You probably know the stated regimen by now in terms of ‘meal plans for weight gain’: “Eat six meals per day and eat a lot.” This will purportedly give your body the “fuel” that allows you to add muscle to your frame fast. You’re constantly told that if you allow yourself to get the least bit hungry, your muscles will start cannibalizing themselves in order to supply you with daily energy needs. This is said to be the ultimate in counter-productivity when it comes to producing muscle gains from meal plans for weight gain.
And every bodybuilding expert (except me) will tell you that your diet is the most important factor for gaining muscular weight. But if this were really true, every guy adhering to a meal plan for weight gain would be packing on all the muscular weight he’d ever dreamed of and there wouldn’t be a world full of frustrated natural bodybuilders.
‘Meal Plans for Weight Gain’: The biggest beneficiaries?
Most bodybuilding and fitness trainees who start a meal plan for weight gain quickly realize that it’s very difficult to prepare six calorie-dense, nutritious meals each day while keeping up with the demands of contemporary life. Sellers of bodybuilding supplements are well aware of this. And it’s in their best interest to keep you thinking that if you miss even one of these closely timed feedings, your hard-earned muscle will start shriveling up like a half-eaten apple that’s been left on the counter-top. That way, using convenient meal replacements and protein powders will become the most feasible way to make it happen. In other words:
The idea of ‘meal plans for weight gain’ was created and is perpetuated by the bodybuilding supplement industry.
But are high calories and a constant influx of them as important as they’d have you believe for gaining muscle weight?
What’s REALLY Most Important for Gaining Solid Weight
Let’s say you go to the gym and work your upper back muscles today. You push your body through X number of sets of lat pull-downs and rows to build width and thickness. If you’ve adequately stimulated the muscle through sufficient tissue tear-down, your next task is to supply that muscle with the exact number of rest days needed for it to fully recuperate. You do need enough protein and overall caloric intake for this to occur. However, evidence suggests that no more than 300 to 400 daily calories above what’s needed for body-weight maintenance is required for optimal muscle repair. Anything above this amount will not provoke muscle tissue to recuperate any faster. If fact, an extreme excess of calories could actually slow recuperation down as the body utilizes valuable energy just to process all those unneeded calories.
The most important and overlooked factor at this point is pinning down the exact number of inter-workout rest days given a certain amount of muscle tissue tear-down. Without this being optimized, your back workout (and all others) will have been a waste of time and your ‘meal plans for weight gain’ will not only be a waste of time and money – they’ll likely only add fat pounds to your body.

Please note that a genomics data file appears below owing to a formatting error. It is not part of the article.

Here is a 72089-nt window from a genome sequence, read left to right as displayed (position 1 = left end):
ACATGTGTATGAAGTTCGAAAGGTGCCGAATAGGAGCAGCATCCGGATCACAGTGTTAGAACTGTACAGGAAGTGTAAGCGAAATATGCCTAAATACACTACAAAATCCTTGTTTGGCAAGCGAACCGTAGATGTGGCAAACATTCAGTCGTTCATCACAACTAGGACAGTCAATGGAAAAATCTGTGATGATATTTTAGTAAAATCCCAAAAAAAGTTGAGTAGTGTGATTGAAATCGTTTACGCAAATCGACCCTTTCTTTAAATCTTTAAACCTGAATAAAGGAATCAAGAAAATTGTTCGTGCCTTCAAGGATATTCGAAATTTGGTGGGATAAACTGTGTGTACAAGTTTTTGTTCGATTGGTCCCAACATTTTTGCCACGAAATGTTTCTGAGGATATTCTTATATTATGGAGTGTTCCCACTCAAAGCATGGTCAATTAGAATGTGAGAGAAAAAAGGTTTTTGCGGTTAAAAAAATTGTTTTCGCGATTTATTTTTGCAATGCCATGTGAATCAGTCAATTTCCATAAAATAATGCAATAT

"Gaining Weight" in the right places is more a matter of using a "good bodybuilding routine" than adopting 'meal plans for weight gain.'
‘Meal Plans for Weight Gain’: What I’ve observed:Am I claiming that you shouldn’t eat five or six protein-rich meals each day in order to gain muscle mass? Of course not; our bodies need to stay in positive nitrogen balance in order for steady anabolism to occur. More importantly, frequent meals of smaller quantities are the best way to go for losing body fat and keeping it off. Yet I will say this: I’ve had days in which I’ve eaten three or four meals (usually on weekends) and I’ve had days in which I’ve eaten seven meals (very rare).
What was my difference in bottom line muscle gains?
It was imperceptible, to say the least. What always remains the biggest factor for steady muscle gains is that I continue to adhere to a scheduled of using the optimal number of rest days between muscle building workouts. Moreover, “meal plans for weight gain” (i.e. high calorie meal plans) have never accelerated recuperation in either my clients or me so as to reduce the number of those required rest days.
The Bottom Line on Meal Plans for Weight Gain
Should you eat five or six meals spread as evenly throughout the day as possible? Yes… I’d recommend it.
Should you get 30 to 40 grams of protein in each of those meals? Yes… Your growing muscles need it.
Should you utilize meal replacements and protein powders? I use them and recommend their (moderate) use for speed and convenience. Eat “real”, fresh foods as well.
But!… Should you obsess over the fact that you might have gone four hours instead of three since you ate your last meal? Should you pound down a lot of extra calories in order to “gain weight?”
My answer for those is “no” and “NO!” The first obsession will likely wreak havoc on your busy schedule while possibly diverting your attention from what matters most to muscle gains. The second will possibly make you fat while providing the bodybuilding supplement industry the ability to say:
“Well… we did promise you’d gain wEIGHt”
Notice the fat around the middle in that last word.